The net result in the context of the AHC has been an explosive growth in the size of clinical faculties11 and a corresponding growth in the scope and financial impact of AMC clinical activities. In 1965, federally funded research provided about $350,000,000 to U.S. medical schools, accounting for about 40% of their overall revenue, while patient care and service-related revenue totaled about $49,000,000, accounting for just 6% of overall revenue. By 2007, federal research funding had grown to more than $15 billion, but it now accounted for only about 20% of overall medical school revenue while patient care and service income grew to nearly $36 billion in this period, accounting now for 50% of overall revenue.12 Rather than being dependent for funding, medical schools today are often the primary driver of an economic engine that sustains their parent universities. In a broader context, Anderson and colleagues13 describe the role of the contemporary AHC and its influence on shaping the evolution of contemporary clinical practice as follows:

Academic health centers have shaped the American health care system during most of the twentieth century.... The academic health center, encouraged by federal initiatives, has played major roles in medical innovation and has been the focus of most basic and clinical research in this century. It is the place where most new technologies have been adopted and evaluated, where health care practitioners have been trained to use the most sophisticated equipment and the most innovative medical practices.

Even in his wildest dreams, Flexner could not have imagined these developments. Indeed, the faculty clinical practice model that has developed in American medical schools would likely be abhorrent to Flexner.

But a consulting practice—developed in a professional or commercial, rather than a scientific spirit, may prove quite as fatal to scientific interest as general practice. University hospitals, academic salaries, etc., make the conditions in which clinical medicine may be productively cultivated. They do not create ideals; and without ideals, superabundant and highly paid consultations are perhaps as demoralizing as superabundant, low-priced “calls.”1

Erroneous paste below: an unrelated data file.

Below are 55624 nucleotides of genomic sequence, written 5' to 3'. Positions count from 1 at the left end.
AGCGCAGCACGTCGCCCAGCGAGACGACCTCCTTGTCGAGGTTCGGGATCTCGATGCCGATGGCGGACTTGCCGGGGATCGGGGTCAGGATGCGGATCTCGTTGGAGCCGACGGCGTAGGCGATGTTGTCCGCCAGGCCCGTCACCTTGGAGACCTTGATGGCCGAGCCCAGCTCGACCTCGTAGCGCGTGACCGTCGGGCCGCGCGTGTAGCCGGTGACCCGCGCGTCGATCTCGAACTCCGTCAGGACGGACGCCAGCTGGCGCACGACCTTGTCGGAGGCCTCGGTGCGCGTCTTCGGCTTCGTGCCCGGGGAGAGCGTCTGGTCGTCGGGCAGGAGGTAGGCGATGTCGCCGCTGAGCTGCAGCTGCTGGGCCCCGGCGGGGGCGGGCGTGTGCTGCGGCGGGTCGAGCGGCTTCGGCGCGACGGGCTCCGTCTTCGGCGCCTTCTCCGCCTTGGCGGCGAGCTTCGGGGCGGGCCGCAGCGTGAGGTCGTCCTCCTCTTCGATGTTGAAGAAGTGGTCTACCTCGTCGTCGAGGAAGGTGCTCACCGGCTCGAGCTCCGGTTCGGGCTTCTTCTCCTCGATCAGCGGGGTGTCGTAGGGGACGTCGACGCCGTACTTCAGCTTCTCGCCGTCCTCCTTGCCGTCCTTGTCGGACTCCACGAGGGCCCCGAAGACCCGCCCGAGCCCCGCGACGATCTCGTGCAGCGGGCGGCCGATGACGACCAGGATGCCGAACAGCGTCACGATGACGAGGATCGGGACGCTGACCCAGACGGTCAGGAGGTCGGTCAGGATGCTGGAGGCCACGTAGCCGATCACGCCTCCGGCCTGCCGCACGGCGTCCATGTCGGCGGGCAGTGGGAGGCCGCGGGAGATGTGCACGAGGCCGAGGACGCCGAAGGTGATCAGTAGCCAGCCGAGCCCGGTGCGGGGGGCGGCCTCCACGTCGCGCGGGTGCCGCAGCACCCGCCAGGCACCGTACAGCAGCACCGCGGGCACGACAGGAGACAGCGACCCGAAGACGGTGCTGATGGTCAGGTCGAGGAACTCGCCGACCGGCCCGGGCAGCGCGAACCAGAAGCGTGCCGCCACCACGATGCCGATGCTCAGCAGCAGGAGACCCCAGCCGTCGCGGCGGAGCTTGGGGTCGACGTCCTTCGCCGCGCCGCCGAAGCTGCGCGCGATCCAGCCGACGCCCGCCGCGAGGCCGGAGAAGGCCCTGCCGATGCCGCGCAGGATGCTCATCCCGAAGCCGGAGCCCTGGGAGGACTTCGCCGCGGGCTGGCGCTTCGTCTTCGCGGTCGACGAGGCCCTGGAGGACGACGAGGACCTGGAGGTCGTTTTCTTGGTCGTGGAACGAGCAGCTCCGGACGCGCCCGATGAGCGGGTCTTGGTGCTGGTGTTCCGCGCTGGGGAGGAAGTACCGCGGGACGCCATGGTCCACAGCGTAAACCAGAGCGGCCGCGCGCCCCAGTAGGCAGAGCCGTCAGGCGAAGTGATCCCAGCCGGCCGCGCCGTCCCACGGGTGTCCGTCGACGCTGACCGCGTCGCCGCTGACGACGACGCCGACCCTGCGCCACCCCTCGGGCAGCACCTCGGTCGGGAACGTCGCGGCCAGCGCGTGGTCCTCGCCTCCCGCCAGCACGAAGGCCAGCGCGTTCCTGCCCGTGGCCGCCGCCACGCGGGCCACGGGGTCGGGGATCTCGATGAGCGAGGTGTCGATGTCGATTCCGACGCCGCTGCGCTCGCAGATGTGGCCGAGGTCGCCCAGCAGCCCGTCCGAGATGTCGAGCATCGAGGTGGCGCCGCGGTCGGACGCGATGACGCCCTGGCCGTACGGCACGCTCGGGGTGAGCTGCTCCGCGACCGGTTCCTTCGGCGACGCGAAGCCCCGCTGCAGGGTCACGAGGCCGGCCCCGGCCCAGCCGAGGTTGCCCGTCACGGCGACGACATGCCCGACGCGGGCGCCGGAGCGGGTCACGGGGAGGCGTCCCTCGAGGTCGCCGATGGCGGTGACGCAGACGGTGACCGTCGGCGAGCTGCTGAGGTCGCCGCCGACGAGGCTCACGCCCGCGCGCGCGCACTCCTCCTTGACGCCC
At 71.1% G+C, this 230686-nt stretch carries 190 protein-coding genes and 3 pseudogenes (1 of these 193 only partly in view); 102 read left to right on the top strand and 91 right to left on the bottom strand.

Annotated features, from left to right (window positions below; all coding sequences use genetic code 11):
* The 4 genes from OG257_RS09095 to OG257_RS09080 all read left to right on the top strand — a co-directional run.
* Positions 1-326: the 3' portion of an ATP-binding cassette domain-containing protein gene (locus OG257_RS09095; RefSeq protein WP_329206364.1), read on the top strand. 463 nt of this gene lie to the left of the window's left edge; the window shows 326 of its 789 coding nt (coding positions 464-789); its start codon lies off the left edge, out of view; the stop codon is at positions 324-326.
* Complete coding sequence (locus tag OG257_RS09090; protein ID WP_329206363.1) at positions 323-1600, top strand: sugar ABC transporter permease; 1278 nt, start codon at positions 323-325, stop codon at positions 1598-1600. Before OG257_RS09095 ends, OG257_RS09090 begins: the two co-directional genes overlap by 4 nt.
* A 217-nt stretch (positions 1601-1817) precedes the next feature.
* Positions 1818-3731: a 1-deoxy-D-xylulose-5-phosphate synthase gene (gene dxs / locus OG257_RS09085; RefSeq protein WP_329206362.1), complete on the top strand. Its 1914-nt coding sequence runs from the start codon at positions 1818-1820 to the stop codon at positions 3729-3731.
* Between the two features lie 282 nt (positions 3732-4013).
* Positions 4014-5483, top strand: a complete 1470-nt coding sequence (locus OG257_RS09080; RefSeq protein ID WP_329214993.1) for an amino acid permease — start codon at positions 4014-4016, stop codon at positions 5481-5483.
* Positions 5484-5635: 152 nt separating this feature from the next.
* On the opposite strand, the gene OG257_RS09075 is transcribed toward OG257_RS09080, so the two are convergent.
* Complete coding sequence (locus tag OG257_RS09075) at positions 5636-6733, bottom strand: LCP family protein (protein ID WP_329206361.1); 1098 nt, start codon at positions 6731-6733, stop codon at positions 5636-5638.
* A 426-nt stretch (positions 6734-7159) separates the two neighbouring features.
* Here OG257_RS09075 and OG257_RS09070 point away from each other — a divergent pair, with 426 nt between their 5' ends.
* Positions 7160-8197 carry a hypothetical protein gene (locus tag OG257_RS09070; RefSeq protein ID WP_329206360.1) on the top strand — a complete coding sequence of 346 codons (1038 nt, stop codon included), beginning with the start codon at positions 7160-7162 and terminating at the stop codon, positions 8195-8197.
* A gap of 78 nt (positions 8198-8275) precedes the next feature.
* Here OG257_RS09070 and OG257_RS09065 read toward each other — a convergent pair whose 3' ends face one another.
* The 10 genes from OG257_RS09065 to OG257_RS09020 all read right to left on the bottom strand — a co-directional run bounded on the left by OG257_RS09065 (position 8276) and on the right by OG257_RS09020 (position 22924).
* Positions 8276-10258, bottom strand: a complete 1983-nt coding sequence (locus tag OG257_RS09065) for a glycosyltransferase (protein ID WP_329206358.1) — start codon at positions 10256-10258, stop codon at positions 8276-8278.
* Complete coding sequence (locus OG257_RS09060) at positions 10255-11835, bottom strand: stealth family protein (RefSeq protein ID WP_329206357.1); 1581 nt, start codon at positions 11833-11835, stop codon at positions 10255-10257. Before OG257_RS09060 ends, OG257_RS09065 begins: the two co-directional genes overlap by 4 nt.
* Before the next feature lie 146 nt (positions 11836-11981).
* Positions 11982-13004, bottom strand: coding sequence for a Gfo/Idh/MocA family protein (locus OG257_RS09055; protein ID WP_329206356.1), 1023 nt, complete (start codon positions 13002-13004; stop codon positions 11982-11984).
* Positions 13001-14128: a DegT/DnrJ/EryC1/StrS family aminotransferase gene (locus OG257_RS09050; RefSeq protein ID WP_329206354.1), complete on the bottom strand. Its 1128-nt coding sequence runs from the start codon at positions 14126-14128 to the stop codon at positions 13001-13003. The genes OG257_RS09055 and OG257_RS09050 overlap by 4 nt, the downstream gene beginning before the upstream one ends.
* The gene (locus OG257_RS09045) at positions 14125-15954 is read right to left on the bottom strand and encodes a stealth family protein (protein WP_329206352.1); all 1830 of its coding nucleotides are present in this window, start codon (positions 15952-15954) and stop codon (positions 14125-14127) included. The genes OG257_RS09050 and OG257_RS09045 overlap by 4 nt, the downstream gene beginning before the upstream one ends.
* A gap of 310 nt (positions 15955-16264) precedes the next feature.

The Evolution of American Health Care During the Late 20th Century

The direct delivery of extensive clinical services by AHCs gave medical schools the wherewithal to support the production of physicians who were, in turn, essential in helping sustain the AHCs' clinical programs. Within 15 years after the passage of Medicare (i.e., by the early 1980s), commercial insurance providers also adopted the differential levels of reimbursement for clinical services established through Medicare. As a result, specialty- and subspecialty-based clinical faculty members played increasingly prominent roles in AHCs, and the graduate medical education programs in their disciplines rapidly expanded—as did student interest in these disciplines. A commensurate decline in the number of U.S. students entering graduate training in the generalist disciplines began. This decline clearly affected the primary care disciplines of family medicine, general internal medicine, and general pediatrics, but it also affected student career interest in the generalist tracks of other specialties such as surgery.14,15 Physicians trained during the later part of the 1970s, and subsequently during the 1980s and 1990s, fundamentally reshaped the composition of the U.S. physician workforce and contributed to a literal redefinition of health care in the United States. Paraphrasing Dwight Eisenhower's famous speech describing the military–industrial complex, Arnold Relman,16 writing in 1980, described the emerging for-profit sector in U.S. health care in the following words: